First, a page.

Sida’s work for peaceful and inclusive societies focuses on the root causes of conflict. The work will contribute to conflict resolution and increase resilience. The inclusion and participation of women, young people and discriminated groups is particularly important, as is the contribution to reducing violence.
Support for conflict-affected communities
Sweden, together with several other countries, supports the Partnership Fund for Resilient Ukraine, which contributes financially to better community service, increased dialogue and inclusive development for the population in eastern Ukraine.
Sida also supports the UNDP’s Peace and Recovery Program in the eastern parts of the country. The aim is to strengthen security and social cohesion, support the economic recovery of conflict-affected communities and promote the implementation of decentralisation and health care reforms.
Monitors and reports from conflict areas
The UN Human Rights Monitoring Mission in Ukraine (HRMMU) monitors and reports on human rights violations in Ukraine. Special focus is on conflict areas.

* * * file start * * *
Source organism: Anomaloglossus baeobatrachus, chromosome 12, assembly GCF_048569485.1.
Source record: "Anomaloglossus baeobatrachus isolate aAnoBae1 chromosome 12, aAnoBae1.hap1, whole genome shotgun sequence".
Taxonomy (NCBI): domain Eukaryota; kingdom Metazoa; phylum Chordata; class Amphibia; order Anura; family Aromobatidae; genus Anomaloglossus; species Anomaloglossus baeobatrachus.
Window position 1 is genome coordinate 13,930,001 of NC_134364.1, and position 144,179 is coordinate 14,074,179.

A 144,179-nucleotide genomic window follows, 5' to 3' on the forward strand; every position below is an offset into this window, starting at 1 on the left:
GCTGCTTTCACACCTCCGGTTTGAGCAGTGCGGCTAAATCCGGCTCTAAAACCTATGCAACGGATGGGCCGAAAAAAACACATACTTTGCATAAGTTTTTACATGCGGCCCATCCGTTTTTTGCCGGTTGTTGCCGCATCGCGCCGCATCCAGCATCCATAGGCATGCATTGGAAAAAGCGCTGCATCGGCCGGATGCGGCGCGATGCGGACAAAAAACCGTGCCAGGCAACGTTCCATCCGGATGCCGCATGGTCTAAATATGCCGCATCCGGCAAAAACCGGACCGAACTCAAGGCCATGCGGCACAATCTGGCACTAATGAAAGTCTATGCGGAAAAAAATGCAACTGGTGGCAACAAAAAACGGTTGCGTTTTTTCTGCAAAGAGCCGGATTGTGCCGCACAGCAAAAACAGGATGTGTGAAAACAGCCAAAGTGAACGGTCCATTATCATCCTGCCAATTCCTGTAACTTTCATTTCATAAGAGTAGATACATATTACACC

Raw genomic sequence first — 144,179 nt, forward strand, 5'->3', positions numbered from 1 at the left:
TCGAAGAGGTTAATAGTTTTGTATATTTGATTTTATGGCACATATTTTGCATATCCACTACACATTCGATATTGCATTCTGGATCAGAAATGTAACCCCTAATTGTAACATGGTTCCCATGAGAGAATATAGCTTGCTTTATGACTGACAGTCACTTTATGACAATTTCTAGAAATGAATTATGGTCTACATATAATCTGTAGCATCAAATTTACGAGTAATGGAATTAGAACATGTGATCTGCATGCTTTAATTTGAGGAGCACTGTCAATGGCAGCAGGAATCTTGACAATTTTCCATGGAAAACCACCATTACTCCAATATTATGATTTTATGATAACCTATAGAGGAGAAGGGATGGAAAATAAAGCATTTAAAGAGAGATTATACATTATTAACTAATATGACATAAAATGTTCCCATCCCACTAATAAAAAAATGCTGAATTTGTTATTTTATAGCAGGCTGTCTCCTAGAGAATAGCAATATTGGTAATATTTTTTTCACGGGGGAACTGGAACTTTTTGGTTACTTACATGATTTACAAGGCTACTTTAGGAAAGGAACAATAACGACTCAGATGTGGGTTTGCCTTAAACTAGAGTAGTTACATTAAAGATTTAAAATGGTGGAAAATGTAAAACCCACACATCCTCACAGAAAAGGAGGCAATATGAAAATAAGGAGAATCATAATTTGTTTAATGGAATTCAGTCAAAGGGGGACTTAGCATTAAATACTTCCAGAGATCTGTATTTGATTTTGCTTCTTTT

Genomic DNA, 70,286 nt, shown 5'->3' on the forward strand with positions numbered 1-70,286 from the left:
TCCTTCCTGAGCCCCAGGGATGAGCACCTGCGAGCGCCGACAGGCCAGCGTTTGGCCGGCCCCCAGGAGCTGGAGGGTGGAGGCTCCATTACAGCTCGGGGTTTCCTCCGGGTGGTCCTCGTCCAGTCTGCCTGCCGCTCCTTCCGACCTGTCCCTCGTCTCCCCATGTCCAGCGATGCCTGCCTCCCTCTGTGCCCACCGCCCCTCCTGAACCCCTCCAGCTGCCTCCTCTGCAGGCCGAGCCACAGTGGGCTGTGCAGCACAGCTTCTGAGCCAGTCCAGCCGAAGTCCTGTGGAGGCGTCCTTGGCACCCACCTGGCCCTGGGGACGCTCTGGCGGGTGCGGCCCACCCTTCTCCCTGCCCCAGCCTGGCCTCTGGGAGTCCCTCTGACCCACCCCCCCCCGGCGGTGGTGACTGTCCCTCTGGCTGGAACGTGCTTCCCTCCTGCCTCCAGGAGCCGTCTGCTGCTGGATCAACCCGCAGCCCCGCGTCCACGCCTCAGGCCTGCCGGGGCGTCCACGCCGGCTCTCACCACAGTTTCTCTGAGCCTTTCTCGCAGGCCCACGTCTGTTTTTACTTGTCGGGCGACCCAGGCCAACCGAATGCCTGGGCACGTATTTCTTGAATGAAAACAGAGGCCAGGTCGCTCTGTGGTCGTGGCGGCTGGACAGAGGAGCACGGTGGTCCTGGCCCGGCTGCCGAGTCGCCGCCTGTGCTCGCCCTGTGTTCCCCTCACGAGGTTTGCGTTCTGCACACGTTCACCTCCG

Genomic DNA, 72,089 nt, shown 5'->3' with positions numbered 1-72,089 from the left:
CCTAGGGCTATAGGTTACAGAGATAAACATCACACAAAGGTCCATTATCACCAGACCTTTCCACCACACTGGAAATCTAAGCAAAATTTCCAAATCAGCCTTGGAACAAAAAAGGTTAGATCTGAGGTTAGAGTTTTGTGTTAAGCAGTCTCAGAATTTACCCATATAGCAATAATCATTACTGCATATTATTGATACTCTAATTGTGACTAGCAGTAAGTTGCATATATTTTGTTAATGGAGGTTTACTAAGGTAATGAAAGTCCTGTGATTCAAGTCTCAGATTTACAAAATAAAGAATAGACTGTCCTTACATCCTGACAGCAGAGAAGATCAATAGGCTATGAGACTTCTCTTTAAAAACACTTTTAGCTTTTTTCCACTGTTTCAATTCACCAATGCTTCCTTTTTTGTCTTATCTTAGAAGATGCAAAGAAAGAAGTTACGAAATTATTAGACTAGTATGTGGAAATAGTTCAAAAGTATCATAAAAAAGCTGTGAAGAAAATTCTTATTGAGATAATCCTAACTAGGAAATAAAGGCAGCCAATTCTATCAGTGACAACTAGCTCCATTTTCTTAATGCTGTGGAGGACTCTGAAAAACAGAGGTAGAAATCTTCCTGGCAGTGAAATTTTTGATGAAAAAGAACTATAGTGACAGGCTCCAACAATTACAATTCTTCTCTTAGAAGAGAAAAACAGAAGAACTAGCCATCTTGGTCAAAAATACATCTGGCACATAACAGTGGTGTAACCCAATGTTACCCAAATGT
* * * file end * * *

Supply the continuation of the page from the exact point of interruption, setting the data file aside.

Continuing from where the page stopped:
The environment and climate
The Ukrainian government has increased its ambitions in the climate field, although work has been neglected. The COP26 climate summit in November 2021 increased the pressure to phase out fossil fuels and switch to renewable sources.
Civil society plays an important role in the country’s environmental policy. Environmental organisations also make the public more aware of the environmental issue.
Sida’s work in the climate and environmental field will contribute to green transformation. We support renewable energy, reduced emissions, conservation of biodiversity and economic change. We also support projects that make community service more sustainable whwn it comes to water, sanitation, energy efficiency, waste and chemical management. Climate adaptation and contributing to a more sustainable urban and rural development are other parts.
A large share of energy use and emissions in Ukraine comes from heating up homes. Sida’s support to, among others, the European Bank for Reconstruction and Development (EBRD), we contributes to energy efficiency in homes. The program reaches 43,000 homeowners and has resulted in reduced carbon dioxide emissions of approximately 28,000 tonnes per year.
Strengthens environmental organisations
Through the International Renaissance Foundation (IRF), Sida supports environmental organisations in eastern Ukraine, among other places.
Sida also provides support to the World Widelife Fund (WWF), which is one of the few working for biodiversity in Ukraine. The work focuses on promoting nature-based solutions for climate adaptation in the political agenda. The projects include collaboration with the Ministry of the Environment and the Ministry of Agriculture.